Friday, April 23, 2010
Title: Bad Science Author: Ben Godacre Published: HarperCollinsPublishers
From the back cover: Dr Ben Goldacre dispenses fast and powerful relief from: Scaremongering journalists; pill pushing nutritionists; flaky statistics; evil pharmaceutical corporations
I was a bit daunted at the thought of reading this book. It sounded like it was going to be a whole of science stuff that I may not understand. Part of it was but I did read it through the whole way & came away thinking "my goodness could I have now made my son think fish oil is helping him when in fact it isn't?" That is a scary thought & really the book was very thought provoking. The way statistics are read & made to interpret what anyone wants them to interpret & then thrown across the world headlines like they are proven facts is also thought provoking.
Then not days after I had finished reading the book was the headline in the Christchurch Press that the Maori Immersion school - Te Kura... achieved 100% pass rate for all three NCEA levels. In fact I have just found this excerpt from stuff.co.nz I have cut & pasted what the first paragraph says:
A Maori-immersion school in Christchurch has recorded a 100 per cent pass rate for all three NCEA levels.
Te Kura Whakapumau Te Reo Tuturu Ki Waitaha's five year 11s (level one), seven year 12s (level two), and two year 13s (level three) passed the 2009 National Certificate of Educational Achievement, results show.
This is the kind of statistics that the author (Ben Goldacre) was talking about. You need to look behind the statistics & see what is missing. In the case of the stuff article what was missing was the actual figures of how many are actually in the years classes & how many students in those years did actually sit for the NCEA. It makes the school look good from the headline (and maybe it is) but you have to wonder whether there are more than 14 students in years 11 through 13.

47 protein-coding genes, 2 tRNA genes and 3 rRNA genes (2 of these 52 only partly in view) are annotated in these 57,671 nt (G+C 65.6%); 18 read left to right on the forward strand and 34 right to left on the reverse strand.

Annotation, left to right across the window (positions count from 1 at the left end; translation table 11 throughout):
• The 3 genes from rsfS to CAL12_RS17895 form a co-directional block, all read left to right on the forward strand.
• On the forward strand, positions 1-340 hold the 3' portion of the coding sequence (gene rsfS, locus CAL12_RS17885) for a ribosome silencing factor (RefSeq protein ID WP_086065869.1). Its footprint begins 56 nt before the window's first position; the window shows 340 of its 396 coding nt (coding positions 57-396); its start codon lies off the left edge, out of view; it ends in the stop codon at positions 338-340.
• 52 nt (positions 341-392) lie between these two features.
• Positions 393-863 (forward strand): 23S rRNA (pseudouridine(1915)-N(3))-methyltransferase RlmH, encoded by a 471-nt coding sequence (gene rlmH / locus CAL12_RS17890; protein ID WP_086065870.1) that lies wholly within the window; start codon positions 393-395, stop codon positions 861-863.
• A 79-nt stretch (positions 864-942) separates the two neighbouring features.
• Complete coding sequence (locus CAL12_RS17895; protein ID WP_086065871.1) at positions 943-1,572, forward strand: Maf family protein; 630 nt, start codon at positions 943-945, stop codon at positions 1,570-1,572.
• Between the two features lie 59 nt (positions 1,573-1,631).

I never was greatly into maths but this book did open my eyes as to how statistics can be twisted around to suit people's needs. Then we come back to my fish oil thought. Have I just started bringing up my children to believe the very tight & slick marketing campaigns of huge corporations. My children know that McDonald's isn't a great meal to eat, even if a couple of meals are endorsed by Weight Watchers, but medical/vitamin/supplement campaigns are different. As Goldacre says, just because it sounds pseudo technical it makes us think that they have to be right & that fish oil does help the brain. I'm worried because James truely seems to believe that fish oil makes him think better. I agreed at the beginning of the term that the fish oil did seem to help but by the end of term there really was no apparent help from it at all & I suggested to James we stop taking it. He got very upset & he really does think that fish oil helps him. I seem to have inadvertantly brought up a child who strongly believes in a product that actually doesn't do him any good, hopefully it doesn't do him any harm.
Yes the book certainly made me think & I have started looking at headlines differently. I found it hard going in places but then just as I was about to give up the next chapter was about something interesting & not as difficult to follow.
It is an interesting book but not one I would recommend as a light bedtime reading, your brain needs to be switched on to read it. It has opened up my eyes to the twists & turns of statistics & for that I am thankful. Now I just need to figure out how to deprogramme James from believing that fish oil will fix his brain.